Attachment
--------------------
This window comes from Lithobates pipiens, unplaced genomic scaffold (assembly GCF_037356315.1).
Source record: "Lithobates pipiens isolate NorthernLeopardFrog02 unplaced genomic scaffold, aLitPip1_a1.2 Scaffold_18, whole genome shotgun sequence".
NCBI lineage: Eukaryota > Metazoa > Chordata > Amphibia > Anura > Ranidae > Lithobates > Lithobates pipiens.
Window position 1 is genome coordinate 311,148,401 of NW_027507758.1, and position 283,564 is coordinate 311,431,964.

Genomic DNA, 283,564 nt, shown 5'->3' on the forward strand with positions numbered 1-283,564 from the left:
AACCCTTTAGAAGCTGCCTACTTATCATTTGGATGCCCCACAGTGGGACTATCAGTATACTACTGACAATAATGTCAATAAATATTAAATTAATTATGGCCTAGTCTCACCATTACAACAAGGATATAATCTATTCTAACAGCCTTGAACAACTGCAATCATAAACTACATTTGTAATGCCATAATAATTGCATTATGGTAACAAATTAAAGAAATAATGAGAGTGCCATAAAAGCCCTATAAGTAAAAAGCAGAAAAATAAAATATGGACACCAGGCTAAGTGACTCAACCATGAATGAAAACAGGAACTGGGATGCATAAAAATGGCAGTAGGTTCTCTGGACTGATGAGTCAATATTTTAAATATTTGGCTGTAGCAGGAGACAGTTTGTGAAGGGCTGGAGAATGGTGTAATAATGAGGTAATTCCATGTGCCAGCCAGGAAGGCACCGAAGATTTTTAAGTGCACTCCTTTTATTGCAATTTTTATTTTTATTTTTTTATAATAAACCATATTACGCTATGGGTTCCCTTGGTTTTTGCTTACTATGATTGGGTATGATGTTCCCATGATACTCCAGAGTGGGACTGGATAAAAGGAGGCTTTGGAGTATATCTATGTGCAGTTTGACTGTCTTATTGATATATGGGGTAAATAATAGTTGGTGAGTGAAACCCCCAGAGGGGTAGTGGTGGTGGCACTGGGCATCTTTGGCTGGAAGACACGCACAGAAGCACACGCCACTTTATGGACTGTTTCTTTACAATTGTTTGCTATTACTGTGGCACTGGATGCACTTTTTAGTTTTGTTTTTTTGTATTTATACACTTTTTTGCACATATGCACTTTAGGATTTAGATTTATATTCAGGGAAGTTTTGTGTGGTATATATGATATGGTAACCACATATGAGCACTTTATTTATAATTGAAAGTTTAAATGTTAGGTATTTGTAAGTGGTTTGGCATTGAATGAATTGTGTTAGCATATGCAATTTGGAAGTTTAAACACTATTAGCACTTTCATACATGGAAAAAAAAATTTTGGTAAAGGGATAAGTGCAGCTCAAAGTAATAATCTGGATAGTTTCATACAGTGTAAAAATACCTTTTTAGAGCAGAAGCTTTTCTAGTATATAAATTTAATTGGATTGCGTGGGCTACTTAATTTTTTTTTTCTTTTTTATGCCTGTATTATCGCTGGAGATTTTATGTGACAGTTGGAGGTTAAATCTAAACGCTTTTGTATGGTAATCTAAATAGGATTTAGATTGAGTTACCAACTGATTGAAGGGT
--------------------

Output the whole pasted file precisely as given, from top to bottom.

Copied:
This window comes from Lithobates pipiens, unplaced genomic scaffold (assembly GCF_037356315.1).
Source record: "Lithobates pipiens isolate NorthernLeopardFrog02 unplaced genomic scaffold, aLitPip1_a1.2 Scaffold_18, whole genome shotgun sequence".
NCBI lineage: Eukaryota > Metazoa > Chordata > Amphibia > Anura > Ranidae > Lithobates > Lithobates pipiens.
Window position 1 is genome coordinate 311,148,401 of NW_027507758.1, and position 283,564 is coordinate 311,431,964.

Genomic DNA, 283,564 nt, shown 5'->3' on the forward strand with positions numbered 1-283,564 from the left:
AACCCTTTAGAAGCTGCCTACTTATCATTTGGATGCCCCACAGTGGGACTATCAGTATACTACTGACAATAATGTCAATAAATATTAAATTAATTATGGCCTAGTCTCACCATTACAACAAGGATATAATCTATTCTAACAGCCTTGAACAACTGCAATCATAAACTACATTTGTAATGCCATAATAATTGCATTATGGTAACAAATTAAAGAAATAATGAGAGTGCCATAAAAGCCCTATAAGTAAAAAGCAGAAAAATAAAATATGGACACCAGGCTAAGTGACTCAACCATGAATGAAAACAGGAACTGGGATGCATAAAAATGGCAGTAGGTTCTCTGGACTGATGAGTCAATATTTTAAATATTTGGCTGTAGCAGGAGACAGTTTGTGAAGGGCTGGAGAATGGTGTAATAATGAGGTAATTCCATGTGCCAGCCAGGAAGGCACCGAAGATTTTTAAGTGCACTCCTTTTATTGCAATTTTTATTTTTATTTTTTTATAATAAACCATATTACGCTATGGGTTCCCTTGGTTTTTGCTTACTATGATTGGGTATGATGTTCCCATGATACTCCAGAGTGGGACTGGATAAAAGGAGGCTTTGGAGTATATCTATGTGCAGTTTGACTGTCTTATTGATATATGGGGTAAATAATAGTTGGTGAGTGAAACCCCCAGAGGGGTAGTGGTGGTGGCACTGGGCATCTTTGGCTGGAAGACACGCACAGAAGCACACGCCACTTTATGGACTGTTTCTTTACAATTGTTTGCTATTACTGTGGCACTGGATGCACTTTTTAGTTTTGTTTTTTTGTATTTATACACTTTTTTGCACATATGCACTTTAGGATTTAGATTTATATTCAGGGAAGTTTTGTGTGGTATATATGATATGGTAACCACATATGAGCACTTTATTTATAATTGAAAGTTTAAATGTTAGGTATTTGTAAGTGGTTTGGCATTGAATGAATTGTGTTAGCATATGCAATTTGGAAGTTTAAACACTATTAGCACTTTCATACATGGAAAAAAAAATTTTGGTAAAGGGATAAGTGCAGCTCAAAGTAATAATCTGGATAGTTTCATACAGTGTAAAAATACCTTTTTAGAGCAGAAGCTTTTCTAGTATATAAATTTAATTGGATTGCGTGGGCTACTTAATTTTTTTTTTCTTTTTTATGCCTGTATTATCGCTGGAGATTTTATGTGACAGTTGGAGGTTAAATCTAAACGCTTTTGTATGGTAATCTAAATAGGATTTAGATTGAGTTACCAACTGATTGAAGGGT